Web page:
Cricket followers with an elevated view of Scotland's stature in the game would have received a jolt to the system when the governing body promoted its community development manager to the role of head coach.

Pete Steindl, 37, will take sole responsibility for Scotland's fortunes up to and including the next World Cup qualifying event in the spring of 2009, on which the game's financial security hangs. According to Cricket Scotland, the Australian gave a very persuasive interview and his appointment may well turn out to be the result of an inspired hunch, but this is a punt on potential alone, even allowing for the cover provided by Adi Birrell, the former Ireland coach who will work for about 30 days next year as a consultant.

Steindl was born and brought up in the small town of Beaudesert in south-east Queensland, but has been living in this country almost continuously since arriving to play for Cupar at the age of 20.

An all-rounder, he was part of Scotland's first World Cup squad in 1999, but he played in none of the five matches. Only a year ago, the married father of two girls was working for Edinburgh Council as a project manager; from 1 January he will have rather higher profile duties as mentor to the cricket team ranked 13th in the world.

"It will be very different from my previous role, but as a coach I have been involved in the national youth squads for the last 12 years, and the women's squad, and then this year I had a couple of months at the back end of the season where I worked with the national squad with Andy Tennant," Steindl told The Scotsman yesterday. "I've always wanted to coach and to do that in a full-time role, and it's just a matter of waiting until your chance comes about."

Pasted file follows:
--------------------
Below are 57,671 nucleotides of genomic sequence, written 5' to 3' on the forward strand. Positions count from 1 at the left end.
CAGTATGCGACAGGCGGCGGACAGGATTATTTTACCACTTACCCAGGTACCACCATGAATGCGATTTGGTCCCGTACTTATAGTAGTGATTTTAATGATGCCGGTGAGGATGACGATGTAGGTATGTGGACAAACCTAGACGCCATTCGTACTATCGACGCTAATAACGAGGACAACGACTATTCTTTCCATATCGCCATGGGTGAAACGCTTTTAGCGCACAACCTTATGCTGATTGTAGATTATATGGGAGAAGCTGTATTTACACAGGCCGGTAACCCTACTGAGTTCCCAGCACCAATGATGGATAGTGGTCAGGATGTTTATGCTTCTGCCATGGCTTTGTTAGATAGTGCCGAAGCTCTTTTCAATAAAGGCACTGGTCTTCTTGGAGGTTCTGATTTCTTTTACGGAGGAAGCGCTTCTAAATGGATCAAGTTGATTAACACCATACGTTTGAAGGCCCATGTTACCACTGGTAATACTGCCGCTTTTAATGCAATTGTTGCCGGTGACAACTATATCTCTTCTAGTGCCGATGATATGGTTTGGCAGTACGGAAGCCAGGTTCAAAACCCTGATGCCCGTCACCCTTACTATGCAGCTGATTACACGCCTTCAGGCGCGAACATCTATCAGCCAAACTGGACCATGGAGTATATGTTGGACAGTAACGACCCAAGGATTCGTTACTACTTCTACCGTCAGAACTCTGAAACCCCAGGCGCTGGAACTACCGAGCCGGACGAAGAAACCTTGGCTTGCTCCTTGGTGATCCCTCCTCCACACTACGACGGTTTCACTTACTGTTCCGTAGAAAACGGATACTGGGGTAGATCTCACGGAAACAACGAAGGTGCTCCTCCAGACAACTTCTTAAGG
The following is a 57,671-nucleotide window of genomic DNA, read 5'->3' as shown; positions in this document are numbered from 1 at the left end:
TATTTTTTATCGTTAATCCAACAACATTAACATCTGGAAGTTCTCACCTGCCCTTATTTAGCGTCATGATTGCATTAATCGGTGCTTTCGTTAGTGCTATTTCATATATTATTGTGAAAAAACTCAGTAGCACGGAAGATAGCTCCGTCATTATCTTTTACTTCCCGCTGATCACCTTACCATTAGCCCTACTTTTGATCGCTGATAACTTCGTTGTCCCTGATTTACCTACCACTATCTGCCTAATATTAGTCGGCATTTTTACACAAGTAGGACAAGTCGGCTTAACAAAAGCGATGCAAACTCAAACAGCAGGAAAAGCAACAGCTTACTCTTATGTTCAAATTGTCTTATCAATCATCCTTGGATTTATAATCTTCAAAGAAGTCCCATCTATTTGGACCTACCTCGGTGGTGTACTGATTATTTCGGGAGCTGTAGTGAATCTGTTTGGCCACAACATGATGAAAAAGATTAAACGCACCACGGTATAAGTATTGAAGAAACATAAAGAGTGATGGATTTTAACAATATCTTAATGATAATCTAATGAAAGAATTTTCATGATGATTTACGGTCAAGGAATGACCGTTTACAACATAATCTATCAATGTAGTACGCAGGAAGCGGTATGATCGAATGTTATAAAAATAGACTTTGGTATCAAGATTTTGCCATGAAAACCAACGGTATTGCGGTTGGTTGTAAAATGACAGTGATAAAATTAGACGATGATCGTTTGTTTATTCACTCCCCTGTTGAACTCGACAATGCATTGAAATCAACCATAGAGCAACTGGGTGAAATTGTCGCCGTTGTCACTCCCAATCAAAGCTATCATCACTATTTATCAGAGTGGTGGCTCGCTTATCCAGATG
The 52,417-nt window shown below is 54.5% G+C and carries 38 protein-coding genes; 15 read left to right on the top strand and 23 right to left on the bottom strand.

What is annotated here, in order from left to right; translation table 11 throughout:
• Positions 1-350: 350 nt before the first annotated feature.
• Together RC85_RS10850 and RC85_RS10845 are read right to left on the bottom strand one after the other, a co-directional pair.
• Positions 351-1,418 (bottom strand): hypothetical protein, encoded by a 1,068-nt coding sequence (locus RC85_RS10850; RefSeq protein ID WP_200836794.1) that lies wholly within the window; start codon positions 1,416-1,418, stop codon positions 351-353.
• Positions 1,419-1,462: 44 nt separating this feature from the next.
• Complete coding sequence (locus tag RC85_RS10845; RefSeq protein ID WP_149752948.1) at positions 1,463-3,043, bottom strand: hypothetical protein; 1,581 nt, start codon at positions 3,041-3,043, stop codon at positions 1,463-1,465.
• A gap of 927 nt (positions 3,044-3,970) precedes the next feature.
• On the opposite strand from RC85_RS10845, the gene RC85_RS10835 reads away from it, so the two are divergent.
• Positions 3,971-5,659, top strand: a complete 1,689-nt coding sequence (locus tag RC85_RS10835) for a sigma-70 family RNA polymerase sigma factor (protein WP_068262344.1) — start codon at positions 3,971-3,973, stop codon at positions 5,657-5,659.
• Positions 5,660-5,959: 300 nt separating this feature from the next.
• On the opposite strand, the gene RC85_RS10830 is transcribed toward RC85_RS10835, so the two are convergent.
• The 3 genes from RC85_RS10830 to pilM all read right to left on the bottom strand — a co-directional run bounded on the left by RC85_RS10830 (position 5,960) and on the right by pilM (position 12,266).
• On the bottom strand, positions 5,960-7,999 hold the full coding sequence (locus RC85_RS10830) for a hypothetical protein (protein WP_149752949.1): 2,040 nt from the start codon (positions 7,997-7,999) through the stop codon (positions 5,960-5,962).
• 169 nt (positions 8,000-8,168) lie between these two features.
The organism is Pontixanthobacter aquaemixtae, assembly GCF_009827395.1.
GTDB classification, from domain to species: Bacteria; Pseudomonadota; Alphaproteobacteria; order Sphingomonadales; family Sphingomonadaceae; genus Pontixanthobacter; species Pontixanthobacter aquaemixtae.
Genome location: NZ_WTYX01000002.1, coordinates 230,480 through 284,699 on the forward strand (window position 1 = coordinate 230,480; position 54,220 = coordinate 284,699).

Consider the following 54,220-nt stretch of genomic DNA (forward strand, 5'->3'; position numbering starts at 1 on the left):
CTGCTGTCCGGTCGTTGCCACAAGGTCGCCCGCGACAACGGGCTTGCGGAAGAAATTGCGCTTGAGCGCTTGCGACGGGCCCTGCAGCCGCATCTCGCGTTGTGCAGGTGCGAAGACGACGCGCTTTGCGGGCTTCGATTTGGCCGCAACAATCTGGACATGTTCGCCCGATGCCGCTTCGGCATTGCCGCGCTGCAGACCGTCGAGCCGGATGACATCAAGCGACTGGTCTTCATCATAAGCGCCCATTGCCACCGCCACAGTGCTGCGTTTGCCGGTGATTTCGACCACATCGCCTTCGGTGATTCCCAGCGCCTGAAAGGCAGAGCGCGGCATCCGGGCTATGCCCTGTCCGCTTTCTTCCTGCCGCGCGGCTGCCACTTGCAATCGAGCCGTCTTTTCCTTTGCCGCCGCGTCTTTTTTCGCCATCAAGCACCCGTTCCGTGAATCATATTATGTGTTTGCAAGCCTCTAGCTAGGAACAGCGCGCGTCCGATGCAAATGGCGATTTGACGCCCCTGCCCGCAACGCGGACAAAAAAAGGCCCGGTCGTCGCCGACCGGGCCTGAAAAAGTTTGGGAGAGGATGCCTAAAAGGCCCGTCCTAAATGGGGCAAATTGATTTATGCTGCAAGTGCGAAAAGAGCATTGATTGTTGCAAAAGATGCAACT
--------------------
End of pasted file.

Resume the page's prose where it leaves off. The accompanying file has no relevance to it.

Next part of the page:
Steindl and Tennant, the newly-designated "head of cricket" who didn't apply for the top job and will instead look after Scotland A, took caretaker charge of the national team after the removal of Peter Drinnen in July, travelling to Ireland and to South Africa for the World Twenty20. The players reported back favourably on the new regime, which reassured the powers-that-be that a good working relationship might this time endure. Both Drinnen and his predecessor, Andy Moles, had been paid off after losing the faith of the dressing room.

"The key is to prepare the best support mechanism for the players, so they can go out there and play to the best of their ability and we can achieve good results," said the unassuming Steindl, from under his trademark baseball cap, at Cricket Scotland HQ. "I want to be a proactive coach who is visible and who gets around the country as much as I can. I'm very keen on establishing the fact that we are all one big team."

There is nothing statesmanlike about Steindl and he confessed to having no idea whether he could be inspirational when addressing Scotland as a group, where Drinnen fell down. But some such duties will fall to Birrell, who turned Ireland into a slick unit and left on the greatest possible high after his team reached the Super 8 phase of this year's World Cup.

Having conducted six interviews, a four-man panel comprising CS chief executive Roddy Smith, chairman Keith Oliver, chairman of selectors David Loudon and players' representative Dougie Lockhart picked Steindl as their preferred option, while acknowledging that his lack of experience could leave him totally out of his depth.

So a summons went out to Dublin-based Birrell, who is respected by the players and wasn't in the market for a full-time role for family reasons. "Adi is a big coup for us," said Smith, adamant nevertheless that Steindl would be in charge. It is reasonably safe to state that Steindl, a cricket fanatic who will take diligently to the task, would not have been landed the plum position if Dougie Brown, Tennant or Craig Wright had not successively decided that the timing wasn't right for them.

Smith confirmed that financial constraints had ruled out some other, "very high-profile" candidates, but insisted: "We had options. Peter came through the process very strongly, ahead of some experienced coaches."